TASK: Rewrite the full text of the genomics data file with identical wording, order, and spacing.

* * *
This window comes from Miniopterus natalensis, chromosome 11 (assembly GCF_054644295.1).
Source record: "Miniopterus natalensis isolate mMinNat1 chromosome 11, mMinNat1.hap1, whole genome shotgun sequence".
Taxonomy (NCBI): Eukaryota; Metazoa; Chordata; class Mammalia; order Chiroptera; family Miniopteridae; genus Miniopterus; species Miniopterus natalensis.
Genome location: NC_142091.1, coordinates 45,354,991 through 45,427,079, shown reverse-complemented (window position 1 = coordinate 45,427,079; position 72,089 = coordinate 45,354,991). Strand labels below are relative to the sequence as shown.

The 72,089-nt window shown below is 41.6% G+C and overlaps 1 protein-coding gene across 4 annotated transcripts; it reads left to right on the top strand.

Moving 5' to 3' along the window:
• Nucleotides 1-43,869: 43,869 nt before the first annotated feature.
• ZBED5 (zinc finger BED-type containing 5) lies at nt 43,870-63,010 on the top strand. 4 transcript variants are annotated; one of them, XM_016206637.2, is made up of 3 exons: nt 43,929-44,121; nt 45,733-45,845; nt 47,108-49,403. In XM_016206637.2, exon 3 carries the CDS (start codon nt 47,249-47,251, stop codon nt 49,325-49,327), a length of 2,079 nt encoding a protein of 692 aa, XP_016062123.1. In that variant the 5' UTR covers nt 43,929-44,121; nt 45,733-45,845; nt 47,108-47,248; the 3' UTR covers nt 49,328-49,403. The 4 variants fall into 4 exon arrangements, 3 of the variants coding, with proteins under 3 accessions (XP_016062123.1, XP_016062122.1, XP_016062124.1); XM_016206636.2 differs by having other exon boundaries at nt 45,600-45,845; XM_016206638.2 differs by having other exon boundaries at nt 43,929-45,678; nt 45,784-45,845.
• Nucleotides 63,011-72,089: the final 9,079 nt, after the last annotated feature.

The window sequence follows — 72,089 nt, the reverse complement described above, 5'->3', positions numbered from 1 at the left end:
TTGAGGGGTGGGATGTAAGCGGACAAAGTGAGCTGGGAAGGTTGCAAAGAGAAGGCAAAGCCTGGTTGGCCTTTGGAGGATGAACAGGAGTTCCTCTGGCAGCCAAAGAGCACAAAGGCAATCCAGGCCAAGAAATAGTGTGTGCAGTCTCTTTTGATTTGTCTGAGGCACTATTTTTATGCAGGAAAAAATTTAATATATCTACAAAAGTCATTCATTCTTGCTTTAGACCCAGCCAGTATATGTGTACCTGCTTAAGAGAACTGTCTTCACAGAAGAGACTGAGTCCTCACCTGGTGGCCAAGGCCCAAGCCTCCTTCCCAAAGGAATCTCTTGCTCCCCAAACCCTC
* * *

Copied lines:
This window comes from Miniopterus natalensis, chromosome 11 (assembly GCF_054644295.1).
Source record: "Miniopterus natalensis isolate mMinNat1 chromosome 11, mMinNat1.hap1, whole genome shotgun sequence".
Taxonomy (NCBI): Eukaryota; Metazoa; Chordata; class Mammalia; order Chiroptera; family Miniopteridae; genus Miniopterus; species Miniopterus natalensis.
Genome location: NC_142091.1, coordinates 45,354,991 through 45,427,079, shown reverse-complemented (window position 1 = coordinate 45,427,079; position 72,089 = coordinate 45,354,991). Strand labels below are relative to the sequence as shown.

The 72,089-nt window shown below is 41.6% G+C and overlaps 1 protein-coding gene across 4 annotated transcripts; it reads left to right on the top strand.

Moving 5' to 3' along the window:
• Nucleotides 1-43,869: 43,869 nt before the first annotated feature.
• ZBED5 (zinc finger BED-type containing 5) lies at nt 43,870-63,010 on the top strand. 4 transcript variants are annotated; one of them, XM_016206637.2, is made up of 3 exons: nt 43,929-44,121; nt 45,733-45,845; nt 47,108-49,403. In XM_016206637.2, exon 3 carries the CDS (start codon nt 47,249-47,251, stop codon nt 49,325-49,327), a length of 2,079 nt encoding a protein of 692 aa, XP_016062123.1. In that variant the 5' UTR covers nt 43,929-44,121; nt 45,733-45,845; nt 47,108-47,248; the 3' UTR covers nt 49,328-49,403. The 4 variants fall into 4 exon arrangements, 3 of the variants coding, with proteins under 3 accessions (XP_016062123.1, XP_016062122.1, XP_016062124.1); XM_016206636.2 differs by having other exon boundaries at nt 45,600-45,845; XM_016206638.2 differs by having other exon boundaries at nt 43,929-45,678; nt 45,784-45,845.
• Nucleotides 63,011-72,089: the final 9,079 nt, after the last annotated feature.

The window sequence follows — 72,089 nt, the reverse complement described above, 5'->3', positions numbered from 1 at the left end:
TTGAGGGGTGGGATGTAAGCGGACAAAGTGAGCTGGGAAGGTTGCAAAGAGAAGGCAAAGCCTGGTTGGCCTTTGGAGGATGAACAGGAGTTCCTCTGGCAGCCAAAGAGCACAAAGGCAATCCAGGCCAAGAAATAGTGTGTGCAGTCTCTTTTGATTTGTCTGAGGCACTATTTTTATGCAGGAAAAAATTTAATATATCTACAAAAGTCATTCATTCTTGCTTTAGACCCAGCCAGTATATGTGTACCTGCTTAAGAGAACTGTCTTCACAGAAGAGACTGAGTCCTCACCTGGTGGCCAAGGCCCAAGCCTCCTTCCCAAAGGAATCTCTTGCTCCCCAAACCCTC